International school teachers around the world continue to face considerable challenges as a result of the pandemic, which are impacting significantly on their wellbeing and forcing some to consider leaving their schools, the sector or the teaching profession.
In January this year, 275 international school teachers from 46 countries participated in my 66-question survey about their experiences since the start of the crisis. This in-depth survey represents a valuable opportunity to give international school teachers a voice and provide school leaders with an insight into the experiences and needs of their staff.
And what I found was pretty troubling — and essential reading for school leaders and managers who are keen to develop a happy, energetic workforce that wants to stay.
A total of 77 per cent of participants said their workload had increased since the start of the crisis, with 63 per cent working more than 46 hours per week and 30 per cent working in excess of 55 hours.
“There are aspects of the international school teachers’ experience that are unique and bring additional layers of challenge.”
I found that 80 per cent said their work-related stress levels had risen, with 77 per cent reporting stress levels as high, very high or extremely high. Interactions with students and senior leaders have proven to be the most stressful for teachers.
While the demands of increased workload and stress match those faced by educators in all sectors, there are aspects of the international school teachers’ experience that are unique and bring additional layers of challenge.
The survey found 69 per cent of participants reported that they had been unable to return to their home country over the past year to visit family and friends. A total of 66 per cent said they have felt lonely or isolated since the pandemic began and 22 per cent did not feel safe and supported in the country where they are living.
The combination of these factors has taken its toll on teachers’ personal and professional lives as well as on their physical and mental wellbeing.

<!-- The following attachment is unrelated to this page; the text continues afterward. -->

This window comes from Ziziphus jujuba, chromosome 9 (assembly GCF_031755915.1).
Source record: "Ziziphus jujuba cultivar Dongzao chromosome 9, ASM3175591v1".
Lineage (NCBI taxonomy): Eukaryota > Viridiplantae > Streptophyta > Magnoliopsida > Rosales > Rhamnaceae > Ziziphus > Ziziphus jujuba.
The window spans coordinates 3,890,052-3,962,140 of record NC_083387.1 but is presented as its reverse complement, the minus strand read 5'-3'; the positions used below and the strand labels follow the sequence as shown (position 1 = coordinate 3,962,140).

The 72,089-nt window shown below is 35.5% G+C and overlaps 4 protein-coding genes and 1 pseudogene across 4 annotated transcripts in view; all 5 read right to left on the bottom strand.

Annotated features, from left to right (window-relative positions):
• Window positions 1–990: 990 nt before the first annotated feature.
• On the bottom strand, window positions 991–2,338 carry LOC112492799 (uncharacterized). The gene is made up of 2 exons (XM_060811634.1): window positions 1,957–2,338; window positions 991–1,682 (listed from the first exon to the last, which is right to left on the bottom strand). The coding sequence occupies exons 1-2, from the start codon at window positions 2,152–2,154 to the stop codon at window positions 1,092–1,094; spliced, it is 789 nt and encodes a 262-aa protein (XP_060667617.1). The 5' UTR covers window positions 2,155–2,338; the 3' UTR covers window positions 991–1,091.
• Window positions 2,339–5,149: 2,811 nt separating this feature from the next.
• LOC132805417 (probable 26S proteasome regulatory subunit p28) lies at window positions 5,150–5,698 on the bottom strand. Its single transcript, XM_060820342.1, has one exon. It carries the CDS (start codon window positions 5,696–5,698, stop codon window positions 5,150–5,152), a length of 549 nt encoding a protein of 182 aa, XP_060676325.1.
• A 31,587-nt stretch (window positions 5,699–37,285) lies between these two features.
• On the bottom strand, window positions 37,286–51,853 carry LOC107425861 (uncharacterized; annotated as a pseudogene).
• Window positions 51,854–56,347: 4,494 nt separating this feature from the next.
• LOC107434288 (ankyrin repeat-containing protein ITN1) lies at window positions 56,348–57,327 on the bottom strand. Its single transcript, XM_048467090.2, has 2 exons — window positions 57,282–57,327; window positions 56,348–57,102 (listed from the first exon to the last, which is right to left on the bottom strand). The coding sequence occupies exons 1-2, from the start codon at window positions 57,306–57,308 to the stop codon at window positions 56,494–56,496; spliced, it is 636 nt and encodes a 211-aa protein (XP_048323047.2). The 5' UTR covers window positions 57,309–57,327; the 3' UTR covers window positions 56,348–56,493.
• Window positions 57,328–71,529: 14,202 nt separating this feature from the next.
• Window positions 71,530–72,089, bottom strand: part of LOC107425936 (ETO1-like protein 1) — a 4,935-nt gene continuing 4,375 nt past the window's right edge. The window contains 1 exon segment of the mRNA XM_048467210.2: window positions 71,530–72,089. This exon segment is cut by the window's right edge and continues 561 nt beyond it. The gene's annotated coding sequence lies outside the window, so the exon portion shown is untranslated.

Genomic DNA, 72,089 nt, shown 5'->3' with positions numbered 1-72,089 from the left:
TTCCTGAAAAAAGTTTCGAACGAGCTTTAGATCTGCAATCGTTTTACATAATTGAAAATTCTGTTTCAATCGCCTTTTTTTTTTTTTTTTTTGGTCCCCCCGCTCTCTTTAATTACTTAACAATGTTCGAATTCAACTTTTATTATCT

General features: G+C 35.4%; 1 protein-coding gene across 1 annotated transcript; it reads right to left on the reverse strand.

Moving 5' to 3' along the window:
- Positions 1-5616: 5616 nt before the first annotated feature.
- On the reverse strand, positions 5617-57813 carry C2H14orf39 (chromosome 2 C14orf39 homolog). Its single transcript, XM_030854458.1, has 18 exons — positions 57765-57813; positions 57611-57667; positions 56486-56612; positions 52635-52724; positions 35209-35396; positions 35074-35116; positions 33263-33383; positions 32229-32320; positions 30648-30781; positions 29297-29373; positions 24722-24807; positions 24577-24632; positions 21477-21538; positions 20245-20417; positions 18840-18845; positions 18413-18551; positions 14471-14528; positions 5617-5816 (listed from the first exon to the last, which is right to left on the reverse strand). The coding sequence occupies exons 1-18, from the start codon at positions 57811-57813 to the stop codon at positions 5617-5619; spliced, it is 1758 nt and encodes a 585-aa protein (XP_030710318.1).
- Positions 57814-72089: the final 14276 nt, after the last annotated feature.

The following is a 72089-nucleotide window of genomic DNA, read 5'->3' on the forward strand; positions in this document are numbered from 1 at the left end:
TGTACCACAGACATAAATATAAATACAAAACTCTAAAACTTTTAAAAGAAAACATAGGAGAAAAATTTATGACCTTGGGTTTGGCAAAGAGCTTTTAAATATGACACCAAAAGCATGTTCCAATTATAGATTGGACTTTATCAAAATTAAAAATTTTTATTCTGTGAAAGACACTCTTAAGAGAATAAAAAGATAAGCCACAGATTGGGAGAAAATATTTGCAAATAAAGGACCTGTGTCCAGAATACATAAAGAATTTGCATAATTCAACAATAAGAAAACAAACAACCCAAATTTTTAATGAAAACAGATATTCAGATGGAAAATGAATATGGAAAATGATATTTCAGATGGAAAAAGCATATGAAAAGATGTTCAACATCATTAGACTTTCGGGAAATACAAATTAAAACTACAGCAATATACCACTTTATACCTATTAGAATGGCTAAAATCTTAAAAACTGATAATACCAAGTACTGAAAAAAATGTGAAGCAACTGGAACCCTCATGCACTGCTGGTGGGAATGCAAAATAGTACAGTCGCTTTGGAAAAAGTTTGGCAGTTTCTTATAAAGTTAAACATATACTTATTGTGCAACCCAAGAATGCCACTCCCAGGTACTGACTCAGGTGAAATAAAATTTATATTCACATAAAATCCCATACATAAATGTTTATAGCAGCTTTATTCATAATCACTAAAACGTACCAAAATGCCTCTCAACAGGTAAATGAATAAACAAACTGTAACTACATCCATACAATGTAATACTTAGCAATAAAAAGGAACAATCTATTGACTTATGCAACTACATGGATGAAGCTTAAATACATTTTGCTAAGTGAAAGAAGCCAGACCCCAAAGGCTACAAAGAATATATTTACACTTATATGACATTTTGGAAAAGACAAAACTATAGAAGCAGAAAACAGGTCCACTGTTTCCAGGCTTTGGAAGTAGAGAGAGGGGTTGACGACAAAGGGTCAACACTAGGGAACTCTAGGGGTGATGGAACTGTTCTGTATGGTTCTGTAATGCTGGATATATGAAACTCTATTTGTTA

- 62% reported that their work-related stress levels impacted negatively on their personal life
- 57% reported that their work-related stress levels impacted negatively on their health
- 45% said their stress has affected their ability to do their job well
- 20% reported the return of a pre-existing mental health condition or the diagnosis of a new condition in the past year
- 43% reported feeling symptoms of depression
- 75% reported feeling exhausted
- 72% reported feeling overwhelmed
- 61% felt they had come close to breaking point at some time during 2020
- 85% reported feeling concerned about the wellbeing of one or more colleagues
The levels of support that teachers have received from their schools gives some cause for concern. While 45 per cent of participants said they thought their school was doing its best to support them, only 30 per cent reported receiving enough practical support. Only just under a quarter felt they had enough guidance from school about mental health and wellbeing.
“It should be of great concern to school leaders that only two out of 10 teachers felt their workplace culture had a positive effect on their wellbeing.”
In making recommendations for moving through the remainder of the crisis, it is important to take heed of the kind of support that teachers said they would like to receive. The most requested types of support are wellness days/part days built into the schedule; modifications to working hours and conditions; paid mental health leave and external counselling paid for by school.
While these may not be achievable for many schools due to financial or contractual limitations, there are other, more accessible, types of support that teachers felt would be beneficial and schools should consider.
More than a third said they would value the opportunity to develop a personal wellbeing action plan, although very few reported having one already.
It should be of great concern to school leaders that only two out of 10 teachers felt their workplace culture had a positive effect on their wellbeing. Just over half have considered leaving their current school due to factors linked to the pandemic, while a third have considered leaving the international school sector.
This article provides a brief overview of the quantitative data available from the survey. A full report, including recommendations for teachers and school leaders is available at www.drhelenkelly.com.